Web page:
Hamilton now had the ways and means to make real his storied dream: “A national debt, if it is not excessive, will be to us a national blessing.” The moneyed interests saw the advantage of monetizing the debt. By assuming the state’s debts at the national government level, a means of controlling commerce and taxation became an implied task of the central government. This may have been the first incident of the debtors from the Revolutionary War convincing their Hamiltonian allies that if they had the national government bear the debt and relieve them of responsibility, this could be used as the means to establish the coveted national bank to start the issuance of government currency not to mention the driver for increased taxation.

All the puzzle pieces had finally locked into place. Royce eloquently explains what has transpired in Hologram of Liberty: “To put a ‘gun’ in the hands of the new national government was the primary object, the great sine qua non, of the Constitution. A comprehensive de jure authority of Congress backed with de facto guns.” The Confederation is defeated and the long train of usurpation, centralization and tyranny leaves the station for what has become American history.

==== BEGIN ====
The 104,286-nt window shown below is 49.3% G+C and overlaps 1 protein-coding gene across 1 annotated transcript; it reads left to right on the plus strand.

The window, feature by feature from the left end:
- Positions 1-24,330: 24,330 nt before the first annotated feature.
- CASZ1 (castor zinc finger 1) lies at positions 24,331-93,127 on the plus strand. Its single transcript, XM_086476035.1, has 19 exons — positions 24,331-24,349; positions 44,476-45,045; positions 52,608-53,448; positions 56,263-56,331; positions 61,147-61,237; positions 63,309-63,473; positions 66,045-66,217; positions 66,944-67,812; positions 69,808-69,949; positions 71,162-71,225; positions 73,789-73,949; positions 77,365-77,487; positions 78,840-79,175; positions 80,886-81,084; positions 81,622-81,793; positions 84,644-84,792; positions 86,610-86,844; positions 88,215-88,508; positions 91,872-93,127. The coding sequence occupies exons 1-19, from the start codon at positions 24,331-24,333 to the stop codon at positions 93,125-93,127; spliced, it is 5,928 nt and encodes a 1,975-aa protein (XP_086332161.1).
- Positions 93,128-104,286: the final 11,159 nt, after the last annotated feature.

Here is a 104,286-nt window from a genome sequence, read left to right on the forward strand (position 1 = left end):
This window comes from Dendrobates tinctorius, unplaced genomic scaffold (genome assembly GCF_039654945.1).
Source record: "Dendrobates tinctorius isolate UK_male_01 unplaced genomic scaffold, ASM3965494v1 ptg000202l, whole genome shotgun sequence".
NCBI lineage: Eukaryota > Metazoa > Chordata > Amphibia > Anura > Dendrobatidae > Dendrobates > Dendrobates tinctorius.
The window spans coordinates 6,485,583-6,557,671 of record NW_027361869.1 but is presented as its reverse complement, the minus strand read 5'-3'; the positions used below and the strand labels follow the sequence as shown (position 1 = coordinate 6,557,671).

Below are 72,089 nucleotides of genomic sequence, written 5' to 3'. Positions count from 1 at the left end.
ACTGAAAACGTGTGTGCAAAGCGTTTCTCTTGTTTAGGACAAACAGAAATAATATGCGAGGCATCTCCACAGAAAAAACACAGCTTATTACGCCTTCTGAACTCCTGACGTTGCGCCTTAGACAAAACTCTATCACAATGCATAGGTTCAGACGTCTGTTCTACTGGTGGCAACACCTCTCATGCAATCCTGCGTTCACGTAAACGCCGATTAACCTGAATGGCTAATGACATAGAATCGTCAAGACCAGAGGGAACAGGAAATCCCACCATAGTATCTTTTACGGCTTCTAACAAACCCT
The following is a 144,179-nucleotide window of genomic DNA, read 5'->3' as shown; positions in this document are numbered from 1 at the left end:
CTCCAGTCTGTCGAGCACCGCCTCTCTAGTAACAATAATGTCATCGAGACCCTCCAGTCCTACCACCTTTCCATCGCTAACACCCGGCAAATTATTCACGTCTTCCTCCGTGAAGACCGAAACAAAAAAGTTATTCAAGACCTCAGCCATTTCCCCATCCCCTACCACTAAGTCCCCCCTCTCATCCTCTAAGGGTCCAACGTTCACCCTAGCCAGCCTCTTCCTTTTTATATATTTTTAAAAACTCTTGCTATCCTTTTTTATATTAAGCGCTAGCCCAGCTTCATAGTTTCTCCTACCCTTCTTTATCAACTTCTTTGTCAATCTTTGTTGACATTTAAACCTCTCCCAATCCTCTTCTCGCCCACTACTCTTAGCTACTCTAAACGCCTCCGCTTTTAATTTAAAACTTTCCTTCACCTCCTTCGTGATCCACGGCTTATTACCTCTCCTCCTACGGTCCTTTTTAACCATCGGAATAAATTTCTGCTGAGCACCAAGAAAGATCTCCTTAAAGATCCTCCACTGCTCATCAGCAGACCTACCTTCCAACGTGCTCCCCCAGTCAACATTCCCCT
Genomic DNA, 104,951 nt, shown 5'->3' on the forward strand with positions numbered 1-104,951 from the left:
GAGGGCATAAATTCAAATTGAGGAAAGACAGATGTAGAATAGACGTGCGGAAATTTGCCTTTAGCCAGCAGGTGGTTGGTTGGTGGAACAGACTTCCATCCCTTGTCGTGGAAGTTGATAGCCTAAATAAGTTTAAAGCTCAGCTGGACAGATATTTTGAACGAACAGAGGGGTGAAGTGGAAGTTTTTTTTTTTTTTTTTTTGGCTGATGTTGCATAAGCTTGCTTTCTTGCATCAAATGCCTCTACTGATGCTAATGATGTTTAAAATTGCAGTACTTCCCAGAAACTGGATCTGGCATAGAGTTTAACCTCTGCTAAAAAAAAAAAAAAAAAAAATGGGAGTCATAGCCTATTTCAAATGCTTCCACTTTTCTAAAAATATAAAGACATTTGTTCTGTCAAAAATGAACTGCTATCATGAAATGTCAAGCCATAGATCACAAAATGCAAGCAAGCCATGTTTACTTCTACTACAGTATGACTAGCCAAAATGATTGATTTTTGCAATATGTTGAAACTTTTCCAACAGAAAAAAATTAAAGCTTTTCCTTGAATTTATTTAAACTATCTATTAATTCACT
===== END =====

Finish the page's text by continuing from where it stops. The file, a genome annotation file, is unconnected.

Hamilton’s machinations and influence probably single-handedly turned the product of this secret confab into one of the most successful instruments of political oppression before even the creation of the USSR. What makes it even more sublime as a tool of big government is the sophisticated propaganda and hagiographic enterprise which has both spontaneously and through careful planning suborned the public’s skepticism of the nature of the machine erected to control their behavior, which has resulted in an almost religious observance of all things Constitutional. Carefully cultivated over two hundred years, this religious idolatry had certainly fogged the thinking of this writer for most of his adult life. This sleeper has awakened.

Ask yourself this question: have the robed government employees who read the Constitutional tea leaves for the most part defended individual liberty or have they rubber-stamped the exponential growth of power and control of the colossus that sits astride the Potomac?

“Our constitutions purport to be established by ‘the people,’ and, in theory, ‘all the people’ consent to such government as the constitutions authorize. But this consent of ‘the people’ exists only in theory. It has no existence in fact. Government is in reality established by the few; and these few assume the consent of all the rest, without any such consent being actually given.”

~ Lysander Spooner

 

Non-Aggression or Nonviolence? By Chris Dates

“The most common of all follies is to believe passionately in the palpably not true. It is the chief occupation of mankind.” ~ H.L. Mencken